Film & TV

Creative Careers: An Interview with Lydia Gerrard

Aisling Lally

Right before the pandemic took hold, actress Lydia Gerrard, 22, was covering her dream role on the Phantom of the Opera UK tour. She talks from her family home in west London about live performance in lockdown and the importance of doing what you love.

Left: Franklin & Bailey Photography. Right: Lydia in Phantom of the Opera UK Tour, 2020. 

Lydia describes getting cast in Phantom of the Opera as the happiest moment in her career. “That show is my…everything. I’m just so obsessed with it,” she gushes. A few months into the tour, the nation went into lockdown, and the remaining shows were cancelled.

Before the pandemic, she was a regular busker at London train stations. “[Busking] gave me so much confidence,” she says, “when people would give me money, I felt guilty. I thought, this is your hard-earned money and you’re giving it to me for doing what I enjoy doing….it took me a long time to realise that, actually, what I was doing was enjoyed by people.”

Over lockdown, Lydia has continued to busk, adapting her sets to live-streamed home concerts. “[Online busks] saved my brain, really,” she smiles, “I had so many people messaging me saying that I was helping them because they missed live performances. They were helping me, and I was helping them.”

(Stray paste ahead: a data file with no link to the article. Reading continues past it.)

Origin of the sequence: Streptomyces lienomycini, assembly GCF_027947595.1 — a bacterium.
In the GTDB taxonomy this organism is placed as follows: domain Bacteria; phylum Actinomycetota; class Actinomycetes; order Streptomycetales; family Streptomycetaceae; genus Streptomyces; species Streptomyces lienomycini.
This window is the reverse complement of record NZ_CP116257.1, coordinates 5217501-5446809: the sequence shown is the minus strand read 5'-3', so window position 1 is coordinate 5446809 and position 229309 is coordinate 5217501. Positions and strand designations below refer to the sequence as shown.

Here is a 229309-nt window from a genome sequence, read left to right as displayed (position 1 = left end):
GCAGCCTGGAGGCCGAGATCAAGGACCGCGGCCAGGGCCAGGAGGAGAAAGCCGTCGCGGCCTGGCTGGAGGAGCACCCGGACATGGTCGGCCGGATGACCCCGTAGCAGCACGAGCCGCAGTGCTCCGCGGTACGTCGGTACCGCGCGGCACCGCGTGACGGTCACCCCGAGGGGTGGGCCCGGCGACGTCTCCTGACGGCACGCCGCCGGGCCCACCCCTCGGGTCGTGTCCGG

Is it possible to be a performer without in-person audiences? Lydia isn’t sure. “You can still do the things that performers do, sing to people online… I’d say you’re still a performer, whether you’re in or out of work,” she suggests. Despite the hardships unemployed performers are facing, Lydia remains hopeful. “When [theatre is] back, it will be better than ever,” she says. 

While she only graduated from the London School of Musical Theatre (LSMT) two years ago, Lydia is no stranger to high-end productions. At just 16, she was cast in Sweeney Todd at the London Coliseum, alongside Emma Thompson. 

However, she does not come from a theatre background. She first got into performing arts through school plays and local amateur dramatics. “My parents and I were so clueless about the industry, we had no idea how to get into it,” she explains. “I just took every opportunity that was given to me… everything I did, every choice I made…was all with it in mind, being able to go into the creative industry.”

Throughout our interview, Lydia’s devotion for her profession shines through. Whether it’s singing to her neighbours from her front garden, or at the London Coliseum, she describes live performance as “my medicine, my main love.” Her advice to aspiring performers is: “be open to opportunities and look for opportunities. Also, don’t forget why you’re doing it and how much you love it…how much you love it really shows.” 

Three things she’d tell her student self: 

  1. Comparison kills joy.
  2. Look after your voice. 
  3. Believe in yourself. 
  • Instagram: @lydia.gerrard
  • Twitter: @Lydia_Gerrard